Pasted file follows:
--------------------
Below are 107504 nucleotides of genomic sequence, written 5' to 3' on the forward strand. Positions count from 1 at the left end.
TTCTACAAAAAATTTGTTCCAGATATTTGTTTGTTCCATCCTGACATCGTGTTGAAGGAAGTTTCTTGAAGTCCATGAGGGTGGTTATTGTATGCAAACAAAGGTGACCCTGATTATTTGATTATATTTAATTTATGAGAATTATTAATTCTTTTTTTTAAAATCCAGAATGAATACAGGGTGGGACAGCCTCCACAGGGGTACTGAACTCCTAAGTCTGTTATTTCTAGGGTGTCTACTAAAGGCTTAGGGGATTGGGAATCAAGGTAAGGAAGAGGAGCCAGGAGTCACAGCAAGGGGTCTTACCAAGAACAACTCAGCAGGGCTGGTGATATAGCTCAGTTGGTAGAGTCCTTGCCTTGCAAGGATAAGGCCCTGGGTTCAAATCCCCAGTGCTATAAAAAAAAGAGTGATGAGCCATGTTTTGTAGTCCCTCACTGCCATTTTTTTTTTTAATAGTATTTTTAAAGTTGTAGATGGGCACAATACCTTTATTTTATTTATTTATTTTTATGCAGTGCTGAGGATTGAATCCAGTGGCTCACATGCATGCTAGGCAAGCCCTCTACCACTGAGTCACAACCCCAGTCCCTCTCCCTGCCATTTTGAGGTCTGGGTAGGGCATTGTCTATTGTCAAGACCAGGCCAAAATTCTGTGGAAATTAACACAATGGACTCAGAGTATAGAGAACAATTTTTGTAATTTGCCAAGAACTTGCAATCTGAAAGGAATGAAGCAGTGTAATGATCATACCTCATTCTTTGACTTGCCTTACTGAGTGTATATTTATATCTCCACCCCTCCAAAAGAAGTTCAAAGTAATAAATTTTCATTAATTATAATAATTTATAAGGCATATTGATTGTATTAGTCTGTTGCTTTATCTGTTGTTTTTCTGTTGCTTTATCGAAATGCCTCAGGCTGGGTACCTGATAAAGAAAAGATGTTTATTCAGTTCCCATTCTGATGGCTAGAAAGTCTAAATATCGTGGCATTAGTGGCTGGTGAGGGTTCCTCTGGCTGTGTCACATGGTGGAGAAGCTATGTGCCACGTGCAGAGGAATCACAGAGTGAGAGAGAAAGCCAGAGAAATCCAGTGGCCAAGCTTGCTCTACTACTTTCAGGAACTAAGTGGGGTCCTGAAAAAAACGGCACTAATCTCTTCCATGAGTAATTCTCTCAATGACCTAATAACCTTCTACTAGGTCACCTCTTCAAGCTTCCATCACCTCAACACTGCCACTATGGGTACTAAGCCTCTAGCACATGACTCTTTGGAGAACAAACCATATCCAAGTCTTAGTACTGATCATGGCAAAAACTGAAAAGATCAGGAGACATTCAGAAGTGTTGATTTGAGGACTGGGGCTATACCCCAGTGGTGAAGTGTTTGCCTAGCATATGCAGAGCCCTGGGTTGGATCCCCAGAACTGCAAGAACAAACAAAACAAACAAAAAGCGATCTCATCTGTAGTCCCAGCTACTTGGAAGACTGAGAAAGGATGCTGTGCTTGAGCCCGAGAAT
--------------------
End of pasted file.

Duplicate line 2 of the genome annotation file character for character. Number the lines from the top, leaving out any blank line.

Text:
TTCTACAAAAAATTTGTTCCAGATATTTGTTTGTTCCATCCTGACATCGTGTTGAAGGAAGTTTCTTGAAGTCCATGAGGGTGGTTATTGTATGCAAACAAAGGTGACCCTGATTATTTGATTATATTTAATTTATGAGAATTATTAATTCTTTTTTTTAAAATCCAGAATGAATACAGGGTGGGACAGCCTCCACAGGGGTACTGAACTCCTAAGTCTGTTATTTCTAGGGTGTCTACTAAAGGCTTAGGGGATTGGGAATCAAGGTAAGGAAGAGGAGCCAGGAGTCACAGCAAGGGGTCTTACCAAGAACAACTCAGCAGGGCTGGTGATATAGCTCAGTTGGTAGAGTCCTTGCCTTGCAAGGATAAGGCCCTGGGTTCAAATCCCCAGTGCTATAAAAAAAAGAGTGATGAGCCATGTTTTGTAGTCCCTCACTGCCATTTTTTTTTTTAATAGTATTTTTAAAGTTGTAGATGGGCACAATACCTTTATTTTATTTATTTATTTTTATGCAGTGCTGAGGATTGAATCCAGTGGCTCACATGCATGCTAGGCAAGCCCTCTACCACTGAGTCACAACCCCAGTCCCTCTCCCTGCCATTTTGAGGTCTGGGTAGGGCATTGTCTATTGTCAAGACCAGGCCAAAATTCTGTGGAAATTAACACAATGGACTCAGAGTATAGAGAACAATTTTTGTAATTTGCCAAGAACTTGCAATCTGAAAGGAATGAAGCAGTGTAATGATCATACCTCATTCTTTGACTTGCCTTACTGAGTGTATATTTATATCTCCACCCCTCCAAAAGAAGTTCAAAGTAATAAATTTTCATTAATTATAATAATTTATAAGGCATATTGATTGTATTAGTCTGTTGCTTTATCTGTTGTTTTTCTGTTGCTTTATCGAAATGCCTCAGGCTGGGTACCTGATAAAGAAAAGATGTTTATTCAGTTCCCATTCTGATGGCTAGAAAGTCTAAATATCGTGGCATTAGTGGCTGGTGAGGGTTCCTCTGGCTGTGTCACATGGTGGAGAAGCTATGTGCCACGTGCAGAGGAATCACAGAGTGAGAGAGAAAGCCAGAGAAATCCAGTGGCCAAGCTTGCTCTACTACTTTCAGGAACTAAGTGGGGTCCTGAAAAAAACGGCACTAATCTCTTCCATGAGTAATTCTCTCAATGACCTAATAACCTTCTACTAGGTCACCTCTTCAAGCTTCCATCACCTCAACACTGCCACTATGGGTACTAAGCCTCTAGCACATGACTCTTTGGAGAACAAACCATATCCAAGTCTTAGTACTGATCATGGCAAAAACTGAAAAGATCAGGAGACATTCAGAAGTGTTGATTTGAGGACTGGGGCTATACCCCAGTGGTGAAGTGTTTGCCTAGCATATGCAGAGCCCTGGGTTGGATCCCCAGAACTGCAAGAACAAACAAAACAAACAAAAAGCGATCTCATCTGTAGTCCCAGCTACTTGGAAGACTGAGAAAGGATGCTGTGCTTGAGCCCGAGAAT